The Wall and the Sorcery

I’ve spent months going over the seminars, getting my core techniques down, focusing on my pick slants, my wrist motion and eliminating string hopping. Basically unlearning all the bad habits that I’ve picked up over the years and I definitely feel like I’m making progress.


As I play along with the examples, get them down in muscle memory and then start to build up speed, I reach a wall and that wall is in the same spot in almost every example. The speed wall that I slam head first into is at 80%. Anything beyond that, I’ve been calling The Sorcery.

Does anyone else feel this barrier? I KNOW it can be destroyed, I KNOW The Sorcery can be learned but I’ve been stuck here for months. Guitar playing plateaus are a terrible place to be. Have I reached the limits of my capabilities? Or am I still missing something? Anything I play towards the level of Sorcery just sounds sloppy.

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Hey @deadpoet77!

Is the problem that you can’t get to the target at all, or is it that you can get to the target speed but it is sloppy?

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Very keen on seeing feedback on this thread as I am on the boundary of sorcery myself. For me, going back to drilling the basic single string has helped push my limit a little, but I have also made sure that the variety is still there. If I practice dbx 1nps and single note drills, I find that my scaler lines (alternate picked) are cleaner at higher tempo than before and my max speed with slop is higher too…

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What examples are you trying to play?

I’m physically capable of moving at those speeds, but being able to achieve that speed and remain accurate in my fretting and picking goes right out the window.

I guess my big worry here is that I’m practicing wrong, just like I had done for so many years prior and am trying to make sure I don’t fall into the same trap.

One particular spot I’ve noticed that I just don’t have the mojo working in my favor is the Cascade seminar chapter 28. Clip name “Cliffs Blues” 70% speed is good and then when I get to 80 and try to push beyond, it falls apart.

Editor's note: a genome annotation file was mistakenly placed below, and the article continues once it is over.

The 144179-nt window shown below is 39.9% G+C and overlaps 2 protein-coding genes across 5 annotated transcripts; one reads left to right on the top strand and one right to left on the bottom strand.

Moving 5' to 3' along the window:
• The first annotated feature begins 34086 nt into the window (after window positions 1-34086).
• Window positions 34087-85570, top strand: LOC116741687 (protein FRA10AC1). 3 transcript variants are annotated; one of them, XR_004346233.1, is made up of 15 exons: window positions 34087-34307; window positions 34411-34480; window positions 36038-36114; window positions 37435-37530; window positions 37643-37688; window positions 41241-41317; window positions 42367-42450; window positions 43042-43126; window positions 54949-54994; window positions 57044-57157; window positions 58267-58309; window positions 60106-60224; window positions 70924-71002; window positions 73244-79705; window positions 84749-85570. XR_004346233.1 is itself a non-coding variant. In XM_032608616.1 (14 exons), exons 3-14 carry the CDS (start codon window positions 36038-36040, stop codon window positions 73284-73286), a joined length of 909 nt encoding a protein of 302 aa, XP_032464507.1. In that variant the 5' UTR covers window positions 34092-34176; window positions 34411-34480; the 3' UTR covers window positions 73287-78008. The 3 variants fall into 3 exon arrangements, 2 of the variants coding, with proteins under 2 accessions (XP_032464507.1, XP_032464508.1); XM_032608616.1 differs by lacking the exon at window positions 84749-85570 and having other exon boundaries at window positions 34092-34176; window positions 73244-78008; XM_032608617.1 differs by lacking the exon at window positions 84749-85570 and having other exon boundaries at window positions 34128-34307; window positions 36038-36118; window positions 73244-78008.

I can fly on a single string comfortably for a moderate amount of time. Seems that when I try to translate that speed from string to string, things start to get messy. The same feel I get at very high speed on single strings doesn’t seem to translate when moving up and down and thats even after applying pick slants and incorporating 2 way pick slanting.

Post up a video clip, that way any problems can be seen

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I’ve been kicking around that idea. Just not too comfortable with it. Not yet anyhow lol.

@guitarenthusiast is right - video ftw. you can be uncomfortable for 30 secs and stand a good chance of moving forward, or stay unconfortable searching for the sorcery! I’m not that fond id posting vids, but it is so worth it!


Will do! I’ll get something together in a bit here.

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Woop woop! Nice one!

That’s great news!

As a first step, when you practice higher speeds, it’s totally fine to be a bit sloppy. Just get a feel for it and try to gradually clean it up.

So instead of going 80%, 81%, 82% etc., you could try to just go 80% -> 100%. 100% may be very sloppy, but then you can try to bring it down a little, say 90-95% and see if you can clean it up.

Or do it the Petrucci way, just shoot for 105% and then bring it down to 100 :slight_smile:
In any case I agree with the others, a video would be good and most probably revealing :slight_smile:

You may have seen these classics already but I’ll paste them here just in case:

First one (Shawn Lane) should start at 2:36

Second one (John Petrucci) at 6:19


This is totally based on my personal experience, but being stuck in a rut for months is just part of the process. I’m sure posting a video will allow more eyes to find inefficiencies in your playing, and a different mindset like @tommo pointed out will help, but if the progress seems to have stalled or drastically slowed down, I wouldn’t be concerned.


I’m going to try this approach for a few hours today and see if that helps. If I’m still struggling from here, I’ll throw up a video.

Thank you for the advice, and I’ve never heard of Shawn Lane before! That guy is out of his gourd! :laughing:

I think you might find this guy’s approach to be very helpful:

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Just wanted to thank everyone for their input on this but I made the breakthrough I was looking for. I had been so focused on getting the techniques right that I had been neglecting the musicality of it all.

The catalyst to help me take another baby step forward was none other than my good friend (arch nemesis) the metronome.

Thanks again everyone for the insights and assistance! It’s still a very long road.

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